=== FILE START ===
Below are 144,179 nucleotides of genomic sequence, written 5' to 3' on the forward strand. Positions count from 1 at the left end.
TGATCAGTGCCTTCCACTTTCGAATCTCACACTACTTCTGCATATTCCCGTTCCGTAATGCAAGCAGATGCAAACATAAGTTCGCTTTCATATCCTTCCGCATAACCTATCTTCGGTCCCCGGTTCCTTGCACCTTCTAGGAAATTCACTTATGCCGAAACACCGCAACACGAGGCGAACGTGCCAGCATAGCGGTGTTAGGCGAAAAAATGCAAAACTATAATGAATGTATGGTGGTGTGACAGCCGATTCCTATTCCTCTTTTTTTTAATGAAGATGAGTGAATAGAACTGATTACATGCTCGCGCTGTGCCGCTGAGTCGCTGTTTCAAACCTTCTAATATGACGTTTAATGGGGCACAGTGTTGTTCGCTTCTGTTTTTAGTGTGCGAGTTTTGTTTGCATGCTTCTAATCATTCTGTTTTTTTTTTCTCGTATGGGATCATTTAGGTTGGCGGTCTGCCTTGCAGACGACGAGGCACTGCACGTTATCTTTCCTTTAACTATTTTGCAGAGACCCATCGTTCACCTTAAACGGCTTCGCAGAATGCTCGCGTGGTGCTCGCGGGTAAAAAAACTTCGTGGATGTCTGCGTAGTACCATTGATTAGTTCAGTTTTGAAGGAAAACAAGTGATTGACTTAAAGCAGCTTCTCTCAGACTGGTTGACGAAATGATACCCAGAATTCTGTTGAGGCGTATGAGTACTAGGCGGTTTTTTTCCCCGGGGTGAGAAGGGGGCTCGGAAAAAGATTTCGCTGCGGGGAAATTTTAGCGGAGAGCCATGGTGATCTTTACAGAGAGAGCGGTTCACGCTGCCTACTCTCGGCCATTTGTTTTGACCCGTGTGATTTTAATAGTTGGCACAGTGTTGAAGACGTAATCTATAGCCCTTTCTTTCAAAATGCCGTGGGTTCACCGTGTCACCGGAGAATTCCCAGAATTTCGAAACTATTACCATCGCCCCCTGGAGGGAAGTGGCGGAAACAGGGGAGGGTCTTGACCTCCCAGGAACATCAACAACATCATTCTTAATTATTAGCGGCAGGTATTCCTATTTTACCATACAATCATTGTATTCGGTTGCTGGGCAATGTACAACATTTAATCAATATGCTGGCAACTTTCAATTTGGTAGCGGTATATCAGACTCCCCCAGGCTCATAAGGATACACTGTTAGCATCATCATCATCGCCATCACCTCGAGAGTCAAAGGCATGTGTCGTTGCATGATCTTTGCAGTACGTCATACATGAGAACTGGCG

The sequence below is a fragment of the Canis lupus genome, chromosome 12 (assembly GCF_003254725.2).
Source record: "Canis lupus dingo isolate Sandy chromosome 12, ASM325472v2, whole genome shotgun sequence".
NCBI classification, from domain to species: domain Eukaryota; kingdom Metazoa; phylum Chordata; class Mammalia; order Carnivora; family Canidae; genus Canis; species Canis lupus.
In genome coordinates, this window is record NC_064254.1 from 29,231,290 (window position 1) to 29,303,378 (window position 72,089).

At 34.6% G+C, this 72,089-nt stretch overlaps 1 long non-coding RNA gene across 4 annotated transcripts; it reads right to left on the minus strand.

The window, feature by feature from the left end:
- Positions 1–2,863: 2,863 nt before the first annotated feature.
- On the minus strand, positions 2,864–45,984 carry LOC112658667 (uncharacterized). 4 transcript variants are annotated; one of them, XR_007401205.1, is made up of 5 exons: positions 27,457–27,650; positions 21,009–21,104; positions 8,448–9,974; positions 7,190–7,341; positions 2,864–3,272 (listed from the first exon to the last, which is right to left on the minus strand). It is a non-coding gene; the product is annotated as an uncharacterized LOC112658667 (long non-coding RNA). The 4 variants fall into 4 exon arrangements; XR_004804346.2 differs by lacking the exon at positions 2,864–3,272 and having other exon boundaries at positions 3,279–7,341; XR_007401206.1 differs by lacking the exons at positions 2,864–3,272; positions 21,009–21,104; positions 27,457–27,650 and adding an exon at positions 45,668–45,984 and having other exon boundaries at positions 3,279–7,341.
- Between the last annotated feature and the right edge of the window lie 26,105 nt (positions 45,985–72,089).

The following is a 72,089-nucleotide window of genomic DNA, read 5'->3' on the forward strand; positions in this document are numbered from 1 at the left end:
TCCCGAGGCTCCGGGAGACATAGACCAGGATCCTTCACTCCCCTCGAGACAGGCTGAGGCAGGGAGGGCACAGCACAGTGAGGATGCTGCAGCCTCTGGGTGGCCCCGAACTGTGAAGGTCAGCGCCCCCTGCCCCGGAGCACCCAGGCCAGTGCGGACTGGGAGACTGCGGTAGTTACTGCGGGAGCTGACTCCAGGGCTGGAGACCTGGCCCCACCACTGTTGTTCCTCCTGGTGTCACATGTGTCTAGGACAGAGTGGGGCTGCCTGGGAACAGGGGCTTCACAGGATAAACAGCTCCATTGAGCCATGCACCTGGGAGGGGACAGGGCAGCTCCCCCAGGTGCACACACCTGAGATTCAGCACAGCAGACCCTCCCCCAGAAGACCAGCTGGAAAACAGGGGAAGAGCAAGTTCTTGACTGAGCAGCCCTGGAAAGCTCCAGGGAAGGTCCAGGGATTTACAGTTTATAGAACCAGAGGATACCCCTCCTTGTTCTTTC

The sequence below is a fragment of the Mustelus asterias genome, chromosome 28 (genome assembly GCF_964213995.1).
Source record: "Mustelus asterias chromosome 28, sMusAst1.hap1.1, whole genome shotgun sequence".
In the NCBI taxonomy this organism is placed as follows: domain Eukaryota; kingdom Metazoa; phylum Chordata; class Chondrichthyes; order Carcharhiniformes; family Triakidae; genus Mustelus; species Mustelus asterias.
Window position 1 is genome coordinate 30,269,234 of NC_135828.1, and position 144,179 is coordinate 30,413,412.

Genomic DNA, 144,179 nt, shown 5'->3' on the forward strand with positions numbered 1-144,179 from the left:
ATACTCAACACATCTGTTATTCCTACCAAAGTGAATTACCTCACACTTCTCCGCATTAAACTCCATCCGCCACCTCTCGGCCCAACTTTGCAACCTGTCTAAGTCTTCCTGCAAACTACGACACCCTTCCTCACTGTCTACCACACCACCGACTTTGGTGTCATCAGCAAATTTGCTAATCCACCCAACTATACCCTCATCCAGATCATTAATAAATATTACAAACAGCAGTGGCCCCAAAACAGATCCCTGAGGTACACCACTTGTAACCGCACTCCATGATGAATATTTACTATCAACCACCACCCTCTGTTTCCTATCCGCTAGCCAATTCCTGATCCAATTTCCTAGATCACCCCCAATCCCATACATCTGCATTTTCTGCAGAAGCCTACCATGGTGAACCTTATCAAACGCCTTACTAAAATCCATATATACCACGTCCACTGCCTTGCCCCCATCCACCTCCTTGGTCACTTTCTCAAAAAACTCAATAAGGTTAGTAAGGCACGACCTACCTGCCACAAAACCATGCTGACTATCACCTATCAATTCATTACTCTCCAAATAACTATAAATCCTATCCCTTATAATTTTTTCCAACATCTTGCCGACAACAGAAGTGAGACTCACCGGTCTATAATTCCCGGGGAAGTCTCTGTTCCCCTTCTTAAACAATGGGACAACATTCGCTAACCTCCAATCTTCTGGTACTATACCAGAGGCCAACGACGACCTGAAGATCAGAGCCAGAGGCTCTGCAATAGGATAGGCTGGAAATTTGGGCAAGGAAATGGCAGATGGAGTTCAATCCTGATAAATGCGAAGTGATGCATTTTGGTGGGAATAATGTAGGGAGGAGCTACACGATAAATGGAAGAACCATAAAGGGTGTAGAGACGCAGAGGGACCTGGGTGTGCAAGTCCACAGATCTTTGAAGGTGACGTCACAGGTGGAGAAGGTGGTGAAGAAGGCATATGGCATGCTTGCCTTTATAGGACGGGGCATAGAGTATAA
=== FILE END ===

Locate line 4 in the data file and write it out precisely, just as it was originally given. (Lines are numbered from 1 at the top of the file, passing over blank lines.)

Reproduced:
Source record: "Canis lupus dingo isolate Sandy chromosome 12, ASM325472v2, whole genome shotgun sequence".